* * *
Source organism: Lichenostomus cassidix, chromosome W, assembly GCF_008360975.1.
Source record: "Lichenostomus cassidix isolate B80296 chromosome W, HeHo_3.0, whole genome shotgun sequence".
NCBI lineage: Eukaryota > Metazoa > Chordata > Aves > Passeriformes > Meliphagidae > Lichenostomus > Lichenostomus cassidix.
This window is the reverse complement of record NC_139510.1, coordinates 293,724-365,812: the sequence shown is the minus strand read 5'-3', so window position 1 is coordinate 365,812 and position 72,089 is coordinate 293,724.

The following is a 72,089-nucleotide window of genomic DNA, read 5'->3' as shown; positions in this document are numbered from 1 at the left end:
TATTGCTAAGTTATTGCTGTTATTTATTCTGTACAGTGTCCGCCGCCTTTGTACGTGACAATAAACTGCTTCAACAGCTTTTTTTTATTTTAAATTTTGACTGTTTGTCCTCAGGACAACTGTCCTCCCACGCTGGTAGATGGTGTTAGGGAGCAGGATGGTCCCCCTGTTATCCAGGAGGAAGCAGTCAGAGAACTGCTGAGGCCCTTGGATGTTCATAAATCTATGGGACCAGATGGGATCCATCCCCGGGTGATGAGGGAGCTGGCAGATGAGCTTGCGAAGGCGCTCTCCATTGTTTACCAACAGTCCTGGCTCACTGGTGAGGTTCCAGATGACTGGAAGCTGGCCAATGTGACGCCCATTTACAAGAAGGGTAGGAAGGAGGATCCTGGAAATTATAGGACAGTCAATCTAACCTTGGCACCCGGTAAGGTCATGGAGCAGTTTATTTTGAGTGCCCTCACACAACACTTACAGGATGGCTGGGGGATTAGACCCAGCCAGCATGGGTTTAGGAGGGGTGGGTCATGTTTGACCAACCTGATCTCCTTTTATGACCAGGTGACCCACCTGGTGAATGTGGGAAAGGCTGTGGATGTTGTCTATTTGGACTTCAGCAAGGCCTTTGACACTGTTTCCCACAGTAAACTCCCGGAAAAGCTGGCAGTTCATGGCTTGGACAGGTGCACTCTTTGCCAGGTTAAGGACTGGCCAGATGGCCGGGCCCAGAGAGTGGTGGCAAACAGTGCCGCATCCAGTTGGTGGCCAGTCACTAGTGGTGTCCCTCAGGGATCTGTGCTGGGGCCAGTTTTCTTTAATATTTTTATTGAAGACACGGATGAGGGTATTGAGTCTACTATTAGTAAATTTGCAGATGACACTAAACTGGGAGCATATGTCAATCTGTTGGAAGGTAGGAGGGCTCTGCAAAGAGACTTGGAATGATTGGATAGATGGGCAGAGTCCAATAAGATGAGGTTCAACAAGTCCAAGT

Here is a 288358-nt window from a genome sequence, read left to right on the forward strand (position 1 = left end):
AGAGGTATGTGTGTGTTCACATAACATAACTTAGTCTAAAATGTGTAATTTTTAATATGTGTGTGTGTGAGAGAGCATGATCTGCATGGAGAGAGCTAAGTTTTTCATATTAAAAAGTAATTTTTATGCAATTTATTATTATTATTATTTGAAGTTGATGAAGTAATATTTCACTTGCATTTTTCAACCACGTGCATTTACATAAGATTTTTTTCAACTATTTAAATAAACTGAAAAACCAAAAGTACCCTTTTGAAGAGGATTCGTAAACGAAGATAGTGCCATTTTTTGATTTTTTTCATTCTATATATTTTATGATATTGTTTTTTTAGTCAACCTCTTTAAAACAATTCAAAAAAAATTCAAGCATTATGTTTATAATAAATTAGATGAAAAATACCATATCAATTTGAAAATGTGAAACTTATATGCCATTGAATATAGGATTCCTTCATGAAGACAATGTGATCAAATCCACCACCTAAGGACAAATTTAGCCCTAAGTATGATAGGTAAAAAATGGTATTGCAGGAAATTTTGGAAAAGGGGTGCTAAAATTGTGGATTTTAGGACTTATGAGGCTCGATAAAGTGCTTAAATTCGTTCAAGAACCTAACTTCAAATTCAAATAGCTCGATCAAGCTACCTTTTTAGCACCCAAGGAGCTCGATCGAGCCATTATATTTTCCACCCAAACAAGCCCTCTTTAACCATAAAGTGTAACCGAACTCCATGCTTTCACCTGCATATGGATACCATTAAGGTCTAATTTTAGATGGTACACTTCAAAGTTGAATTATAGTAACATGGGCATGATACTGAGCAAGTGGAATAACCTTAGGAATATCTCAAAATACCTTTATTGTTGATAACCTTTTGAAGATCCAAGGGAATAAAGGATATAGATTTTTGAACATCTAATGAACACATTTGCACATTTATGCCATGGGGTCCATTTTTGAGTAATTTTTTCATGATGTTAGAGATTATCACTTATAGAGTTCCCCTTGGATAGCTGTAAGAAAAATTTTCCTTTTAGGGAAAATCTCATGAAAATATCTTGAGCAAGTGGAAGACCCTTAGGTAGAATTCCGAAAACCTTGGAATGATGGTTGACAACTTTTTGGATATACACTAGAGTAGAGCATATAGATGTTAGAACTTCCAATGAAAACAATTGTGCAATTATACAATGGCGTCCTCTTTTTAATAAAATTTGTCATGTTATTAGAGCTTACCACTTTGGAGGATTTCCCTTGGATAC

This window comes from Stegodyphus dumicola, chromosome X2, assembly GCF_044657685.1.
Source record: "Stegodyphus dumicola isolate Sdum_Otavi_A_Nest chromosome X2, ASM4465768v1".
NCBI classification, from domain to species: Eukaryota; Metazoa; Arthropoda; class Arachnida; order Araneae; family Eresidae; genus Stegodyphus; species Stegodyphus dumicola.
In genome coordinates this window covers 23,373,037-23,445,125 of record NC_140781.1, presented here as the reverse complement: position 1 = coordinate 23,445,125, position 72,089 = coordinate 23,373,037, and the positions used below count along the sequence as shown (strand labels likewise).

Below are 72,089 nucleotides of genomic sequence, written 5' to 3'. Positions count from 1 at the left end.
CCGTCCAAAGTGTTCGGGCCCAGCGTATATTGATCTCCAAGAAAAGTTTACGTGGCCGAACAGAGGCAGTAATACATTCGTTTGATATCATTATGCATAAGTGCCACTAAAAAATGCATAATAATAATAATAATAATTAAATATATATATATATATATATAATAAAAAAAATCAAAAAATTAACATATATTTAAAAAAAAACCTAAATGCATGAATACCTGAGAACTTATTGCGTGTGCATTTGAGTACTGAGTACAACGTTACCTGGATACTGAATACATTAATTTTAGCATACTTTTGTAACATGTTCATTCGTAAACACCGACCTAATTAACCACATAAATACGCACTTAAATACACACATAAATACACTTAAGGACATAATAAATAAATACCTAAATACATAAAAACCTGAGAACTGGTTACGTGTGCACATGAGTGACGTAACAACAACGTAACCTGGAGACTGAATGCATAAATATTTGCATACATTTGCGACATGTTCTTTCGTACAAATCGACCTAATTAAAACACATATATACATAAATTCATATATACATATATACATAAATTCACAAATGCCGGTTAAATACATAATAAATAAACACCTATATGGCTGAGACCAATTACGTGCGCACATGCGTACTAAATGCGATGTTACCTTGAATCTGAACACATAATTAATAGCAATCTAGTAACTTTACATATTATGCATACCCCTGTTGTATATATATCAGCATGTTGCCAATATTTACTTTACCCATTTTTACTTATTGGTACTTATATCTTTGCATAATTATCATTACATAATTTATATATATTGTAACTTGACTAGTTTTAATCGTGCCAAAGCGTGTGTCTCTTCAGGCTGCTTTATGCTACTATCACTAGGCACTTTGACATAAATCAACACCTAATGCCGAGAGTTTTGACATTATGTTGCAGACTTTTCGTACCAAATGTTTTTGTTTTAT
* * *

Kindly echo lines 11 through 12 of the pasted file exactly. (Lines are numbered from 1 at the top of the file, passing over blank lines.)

NCBI classification, from domain to species: Eukaryota; Metazoa; Arthropoda; class Arachnida; order Araneae; family Eresidae; genus Stegodyphus; species Stegodyphus dumicola.
In genome coordinates this window covers 23,373,037-23,445,125 of record NC_140781.1, presented here as the reverse complement: position 1 = coordinate 23,445,125, position 72,089 = coordinate 23,373,037, and the positions used below count along the sequence as shown (strand labels likewise).